Are stories out there, waiting to be discovered, dusted off, and launched into the world?
Stephen King thinks so. “Stories are found things, like fossils in the ground,” he says in On Writing: A Memoir of the Craft.
As a plotter (who outlines, as compared to a “pantser” who writes by the seat of their pants), I’ve always been skeptical.
But then I saw a quote on the wall of an exhibit on archeology at the Natural History Museum of Utah: “It’s not what you find, it’s what you find out.”
And it hit me: Writers are, in fact, archaeologists. It’s just that we’re creating the bones ourselves, as well as giving them life through story.
We create what readers find through plot, setting, and characters. But that's just a start. We then use subplot, context, and voice to give them something to find out.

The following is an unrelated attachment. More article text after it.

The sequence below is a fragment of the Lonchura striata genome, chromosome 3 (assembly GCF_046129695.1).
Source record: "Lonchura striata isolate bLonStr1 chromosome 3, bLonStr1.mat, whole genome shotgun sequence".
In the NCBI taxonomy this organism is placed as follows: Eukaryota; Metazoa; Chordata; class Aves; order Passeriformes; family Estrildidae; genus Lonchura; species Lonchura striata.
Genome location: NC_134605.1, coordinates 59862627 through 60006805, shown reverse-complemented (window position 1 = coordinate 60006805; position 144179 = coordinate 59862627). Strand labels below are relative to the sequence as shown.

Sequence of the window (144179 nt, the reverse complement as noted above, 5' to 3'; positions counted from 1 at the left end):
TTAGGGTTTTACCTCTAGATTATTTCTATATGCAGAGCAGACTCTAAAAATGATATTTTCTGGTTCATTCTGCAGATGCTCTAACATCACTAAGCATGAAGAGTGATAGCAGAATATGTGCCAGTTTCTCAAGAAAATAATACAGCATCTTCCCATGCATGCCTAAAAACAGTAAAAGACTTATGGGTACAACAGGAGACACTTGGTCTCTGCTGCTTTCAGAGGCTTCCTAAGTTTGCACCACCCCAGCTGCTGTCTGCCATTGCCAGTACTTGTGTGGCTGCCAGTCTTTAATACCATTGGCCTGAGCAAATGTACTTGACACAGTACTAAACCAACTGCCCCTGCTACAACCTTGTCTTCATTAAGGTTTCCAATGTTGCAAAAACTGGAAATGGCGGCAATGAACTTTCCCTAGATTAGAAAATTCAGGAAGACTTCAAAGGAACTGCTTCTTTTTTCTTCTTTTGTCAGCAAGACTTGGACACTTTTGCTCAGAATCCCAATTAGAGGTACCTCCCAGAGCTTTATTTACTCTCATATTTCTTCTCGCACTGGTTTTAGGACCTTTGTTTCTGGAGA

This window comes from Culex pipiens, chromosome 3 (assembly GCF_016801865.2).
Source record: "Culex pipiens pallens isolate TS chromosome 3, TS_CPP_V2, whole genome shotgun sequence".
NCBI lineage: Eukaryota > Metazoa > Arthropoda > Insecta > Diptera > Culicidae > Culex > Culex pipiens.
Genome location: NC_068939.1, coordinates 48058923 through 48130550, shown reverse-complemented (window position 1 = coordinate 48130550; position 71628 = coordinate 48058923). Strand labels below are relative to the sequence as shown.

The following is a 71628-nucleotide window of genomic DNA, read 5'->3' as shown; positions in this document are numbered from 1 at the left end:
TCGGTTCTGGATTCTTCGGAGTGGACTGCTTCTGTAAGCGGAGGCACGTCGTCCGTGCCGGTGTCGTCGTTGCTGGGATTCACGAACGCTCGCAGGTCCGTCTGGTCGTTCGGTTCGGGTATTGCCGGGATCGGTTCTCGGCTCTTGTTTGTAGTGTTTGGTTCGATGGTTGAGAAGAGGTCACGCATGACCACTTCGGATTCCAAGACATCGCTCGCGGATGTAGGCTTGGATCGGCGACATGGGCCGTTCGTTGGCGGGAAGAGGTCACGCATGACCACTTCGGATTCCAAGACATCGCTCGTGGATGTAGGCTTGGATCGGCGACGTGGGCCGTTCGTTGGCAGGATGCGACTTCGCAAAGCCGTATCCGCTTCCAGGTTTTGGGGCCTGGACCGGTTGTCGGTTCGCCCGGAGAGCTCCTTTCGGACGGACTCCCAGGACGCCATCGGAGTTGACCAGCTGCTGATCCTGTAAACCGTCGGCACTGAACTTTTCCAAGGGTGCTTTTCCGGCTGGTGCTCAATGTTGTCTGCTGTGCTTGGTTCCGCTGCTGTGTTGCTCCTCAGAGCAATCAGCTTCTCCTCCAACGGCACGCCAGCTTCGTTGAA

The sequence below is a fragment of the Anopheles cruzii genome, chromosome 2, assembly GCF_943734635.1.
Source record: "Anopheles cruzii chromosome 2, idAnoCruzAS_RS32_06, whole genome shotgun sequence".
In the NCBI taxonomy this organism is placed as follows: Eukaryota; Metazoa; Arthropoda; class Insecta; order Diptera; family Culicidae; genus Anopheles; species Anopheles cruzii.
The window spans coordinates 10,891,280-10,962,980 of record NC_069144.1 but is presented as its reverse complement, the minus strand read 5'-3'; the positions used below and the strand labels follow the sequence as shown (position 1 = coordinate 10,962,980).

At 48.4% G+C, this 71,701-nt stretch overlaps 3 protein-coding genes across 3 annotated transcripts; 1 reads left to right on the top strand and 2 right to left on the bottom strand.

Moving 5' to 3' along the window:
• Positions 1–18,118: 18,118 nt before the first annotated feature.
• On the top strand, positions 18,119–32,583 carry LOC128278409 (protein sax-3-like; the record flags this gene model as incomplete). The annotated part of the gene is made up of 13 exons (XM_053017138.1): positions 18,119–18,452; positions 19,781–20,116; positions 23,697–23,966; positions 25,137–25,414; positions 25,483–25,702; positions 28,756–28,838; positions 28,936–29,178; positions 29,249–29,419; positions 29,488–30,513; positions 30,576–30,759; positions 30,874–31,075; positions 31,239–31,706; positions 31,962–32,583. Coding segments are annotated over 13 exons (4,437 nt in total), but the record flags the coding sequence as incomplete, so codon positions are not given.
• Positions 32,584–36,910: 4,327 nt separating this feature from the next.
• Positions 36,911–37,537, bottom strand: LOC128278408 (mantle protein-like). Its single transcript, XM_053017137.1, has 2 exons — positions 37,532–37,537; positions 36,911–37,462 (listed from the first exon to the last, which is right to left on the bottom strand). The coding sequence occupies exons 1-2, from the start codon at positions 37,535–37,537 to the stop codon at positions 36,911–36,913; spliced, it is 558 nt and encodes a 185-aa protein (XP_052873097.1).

We can either stumble upon our story as we wander around in our wild, subconscious mind, or carry the map we prepared with our methodical, conscious mind.
Either way, as Stephen King notes, a writer’s job “is to use the tools in his or her toolbox to get as much of each one out of the ground intact as possible.”
—Ann Kellett, Ph.D.
Ann Kellett Editing